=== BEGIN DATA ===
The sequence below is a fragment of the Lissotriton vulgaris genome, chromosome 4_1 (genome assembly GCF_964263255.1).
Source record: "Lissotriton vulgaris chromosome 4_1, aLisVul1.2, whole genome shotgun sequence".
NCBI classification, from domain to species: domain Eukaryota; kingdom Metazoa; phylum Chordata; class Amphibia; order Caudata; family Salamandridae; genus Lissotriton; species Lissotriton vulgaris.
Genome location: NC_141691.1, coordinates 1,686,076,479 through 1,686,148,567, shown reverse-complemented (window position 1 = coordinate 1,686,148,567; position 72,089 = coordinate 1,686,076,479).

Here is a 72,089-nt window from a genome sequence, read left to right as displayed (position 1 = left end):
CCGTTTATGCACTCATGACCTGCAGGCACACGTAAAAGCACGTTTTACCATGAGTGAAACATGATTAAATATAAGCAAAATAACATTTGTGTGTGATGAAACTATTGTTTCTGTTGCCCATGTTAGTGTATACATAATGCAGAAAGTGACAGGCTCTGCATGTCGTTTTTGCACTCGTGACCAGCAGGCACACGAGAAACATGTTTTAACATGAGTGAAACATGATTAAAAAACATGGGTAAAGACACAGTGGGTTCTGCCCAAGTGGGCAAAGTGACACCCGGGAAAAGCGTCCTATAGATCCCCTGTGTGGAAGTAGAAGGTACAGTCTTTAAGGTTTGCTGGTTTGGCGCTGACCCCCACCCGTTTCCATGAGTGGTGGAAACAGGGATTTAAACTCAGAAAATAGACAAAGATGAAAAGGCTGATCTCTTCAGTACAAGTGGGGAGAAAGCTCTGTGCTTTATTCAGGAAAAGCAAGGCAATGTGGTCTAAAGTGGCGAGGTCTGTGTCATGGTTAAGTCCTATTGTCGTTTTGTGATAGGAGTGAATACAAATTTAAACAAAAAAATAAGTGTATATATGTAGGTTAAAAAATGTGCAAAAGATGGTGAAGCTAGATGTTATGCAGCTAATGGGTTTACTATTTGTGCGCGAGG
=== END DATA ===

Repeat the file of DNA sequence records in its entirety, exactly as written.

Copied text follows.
The sequence below is a fragment of the Lissotriton vulgaris genome, chromosome 4_1 (genome assembly GCF_964263255.1).
Source record: "Lissotriton vulgaris chromosome 4_1, aLisVul1.2, whole genome shotgun sequence".
NCBI classification, from domain to species: domain Eukaryota; kingdom Metazoa; phylum Chordata; class Amphibia; order Caudata; family Salamandridae; genus Lissotriton; species Lissotriton vulgaris.
Genome location: NC_141691.1, coordinates 1,686,076,479 through 1,686,148,567, shown reverse-complemented (window position 1 = coordinate 1,686,148,567; position 72,089 = coordinate 1,686,076,479).

Here is a 72,089-nt window from a genome sequence, read left to right as displayed (position 1 = left end):
CCGTTTATGCACTCATGACCTGCAGGCACACGTAAAAGCACGTTTTACCATGAGTGAAACATGATTAAATATAAGCAAAATAACATTTGTGTGTGATGAAACTATTGTTTCTGTTGCCCATGTTAGTGTATACATAATGCAGAAAGTGACAGGCTCTGCATGTCGTTTTTGCACTCGTGACCAGCAGGCACACGAGAAACATGTTTTAACATGAGTGAAACATGATTAAAAAACATGGGTAAAGACACAGTGGGTTCTGCCCAAGTGGGCAAAGTGACACCCGGGAAAAGCGTCCTATAGATCCCCTGTGTGGAAGTAGAAGGTACAGTCTTTAAGGTTTGCTGGTTTGGCGCTGACCCCCACCCGTTTCCATGAGTGGTGGAAACAGGGATTTAAACTCAGAAAATAGACAAAGATGAAAAGGCTGATCTCTTCAGTACAAGTGGGGAGAAAGCTCTGTGCTTTATTCAGGAAAAGCAAGGCAATGTGGTCTAAAGTGGCGAGGTCTGTGTCATGGTTAAGTCCTATTGTCGTTTTGTGATAGGAGTGAATACAAATTTAAACAAAAAAATAAGTGTATATATGTAGGTTAAAAAATGTGCAAAAGATGGTGAAGCTAGATGTTATGCAGCTAATGGGTTTACTATTTGTGCGCGAGG